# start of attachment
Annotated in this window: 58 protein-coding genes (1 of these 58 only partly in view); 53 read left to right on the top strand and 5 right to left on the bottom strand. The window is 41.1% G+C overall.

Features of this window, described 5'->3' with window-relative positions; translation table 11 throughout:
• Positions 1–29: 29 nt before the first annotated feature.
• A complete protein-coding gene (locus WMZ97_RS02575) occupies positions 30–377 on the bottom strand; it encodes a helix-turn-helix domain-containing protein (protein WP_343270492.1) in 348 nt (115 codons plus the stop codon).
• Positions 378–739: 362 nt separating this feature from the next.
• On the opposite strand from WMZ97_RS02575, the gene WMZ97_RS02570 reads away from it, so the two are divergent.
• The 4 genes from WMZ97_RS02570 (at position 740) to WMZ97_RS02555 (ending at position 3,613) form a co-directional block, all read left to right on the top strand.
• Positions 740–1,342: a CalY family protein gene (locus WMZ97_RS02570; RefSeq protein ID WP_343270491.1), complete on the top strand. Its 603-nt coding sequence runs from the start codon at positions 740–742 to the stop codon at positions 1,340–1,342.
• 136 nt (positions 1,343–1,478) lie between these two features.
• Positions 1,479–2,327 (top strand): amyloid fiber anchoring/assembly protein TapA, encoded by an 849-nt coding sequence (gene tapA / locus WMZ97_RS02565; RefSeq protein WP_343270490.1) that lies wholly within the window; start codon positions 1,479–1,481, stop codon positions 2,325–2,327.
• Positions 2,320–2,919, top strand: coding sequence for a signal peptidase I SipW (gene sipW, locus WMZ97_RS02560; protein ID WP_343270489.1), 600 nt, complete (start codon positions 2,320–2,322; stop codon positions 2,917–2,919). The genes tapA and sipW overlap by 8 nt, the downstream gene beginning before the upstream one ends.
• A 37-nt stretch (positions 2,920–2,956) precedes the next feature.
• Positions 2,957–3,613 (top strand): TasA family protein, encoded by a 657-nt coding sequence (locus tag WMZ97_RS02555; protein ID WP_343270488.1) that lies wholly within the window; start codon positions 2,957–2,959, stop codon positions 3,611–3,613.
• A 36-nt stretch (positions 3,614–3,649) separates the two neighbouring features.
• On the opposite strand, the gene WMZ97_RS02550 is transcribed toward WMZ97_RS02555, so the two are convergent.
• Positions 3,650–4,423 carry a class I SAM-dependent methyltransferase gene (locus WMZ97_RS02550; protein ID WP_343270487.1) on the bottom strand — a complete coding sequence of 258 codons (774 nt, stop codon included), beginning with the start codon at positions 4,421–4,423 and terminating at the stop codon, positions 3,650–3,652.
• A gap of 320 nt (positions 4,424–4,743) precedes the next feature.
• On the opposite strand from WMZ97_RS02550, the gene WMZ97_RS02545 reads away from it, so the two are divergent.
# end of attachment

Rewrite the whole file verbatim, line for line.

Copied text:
Annotated in this window: 58 protein-coding genes (1 of these 58 only partly in view); 53 read left to right on the top strand and 5 right to left on the bottom strand. The window is 41.1% G+C overall.

Features of this window, described 5'->3' with window-relative positions; translation table 11 throughout:
• Positions 1–29: 29 nt before the first annotated feature.
• A complete protein-coding gene (locus WMZ97_RS02575) occupies positions 30–377 on the bottom strand; it encodes a helix-turn-helix domain-containing protein (protein WP_343270492.1) in 348 nt (115 codons plus the stop codon).
• Positions 378–739: 362 nt separating this feature from the next.
• On the opposite strand from WMZ97_RS02575, the gene WMZ97_RS02570 reads away from it, so the two are divergent.
• The 4 genes from WMZ97_RS02570 (at position 740) to WMZ97_RS02555 (ending at position 3,613) form a co-directional block, all read left to right on the top strand.
• Positions 740–1,342: a CalY family protein gene (locus WMZ97_RS02570; RefSeq protein ID WP_343270491.1), complete on the top strand. Its 603-nt coding sequence runs from the start codon at positions 740–742 to the stop codon at positions 1,340–1,342.
• 136 nt (positions 1,343–1,478) lie between these two features.
• Positions 1,479–2,327 (top strand): amyloid fiber anchoring/assembly protein TapA, encoded by an 849-nt coding sequence (gene tapA / locus WMZ97_RS02565; RefSeq protein WP_343270490.1) that lies wholly within the window; start codon positions 1,479–1,481, stop codon positions 2,325–2,327.
• Positions 2,320–2,919, top strand: coding sequence for a signal peptidase I SipW (gene sipW, locus WMZ97_RS02560; protein ID WP_343270489.1), 600 nt, complete (start codon positions 2,320–2,322; stop codon positions 2,917–2,919). The genes tapA and sipW overlap by 8 nt, the downstream gene beginning before the upstream one ends.
• A 37-nt stretch (positions 2,920–2,956) precedes the next feature.
• Positions 2,957–3,613 (top strand): TasA family protein, encoded by a 657-nt coding sequence (locus tag WMZ97_RS02555; protein ID WP_343270488.1) that lies wholly within the window; start codon positions 2,957–2,959, stop codon positions 3,611–3,613.
• A 36-nt stretch (positions 3,614–3,649) separates the two neighbouring features.
• On the opposite strand, the gene WMZ97_RS02550 is transcribed toward WMZ97_RS02555, so the two are convergent.
• Positions 3,650–4,423 carry a class I SAM-dependent methyltransferase gene (locus WMZ97_RS02550; protein ID WP_343270487.1) on the bottom strand — a complete coding sequence of 258 codons (774 nt, stop codon included), beginning with the start codon at positions 4,421–4,423 and terminating at the stop codon, positions 3,650–3,652.
• A gap of 320 nt (positions 4,424–4,743) precedes the next feature.
• On the opposite strand from WMZ97_RS02550, the gene WMZ97_RS02545 reads away from it, so the two are divergent.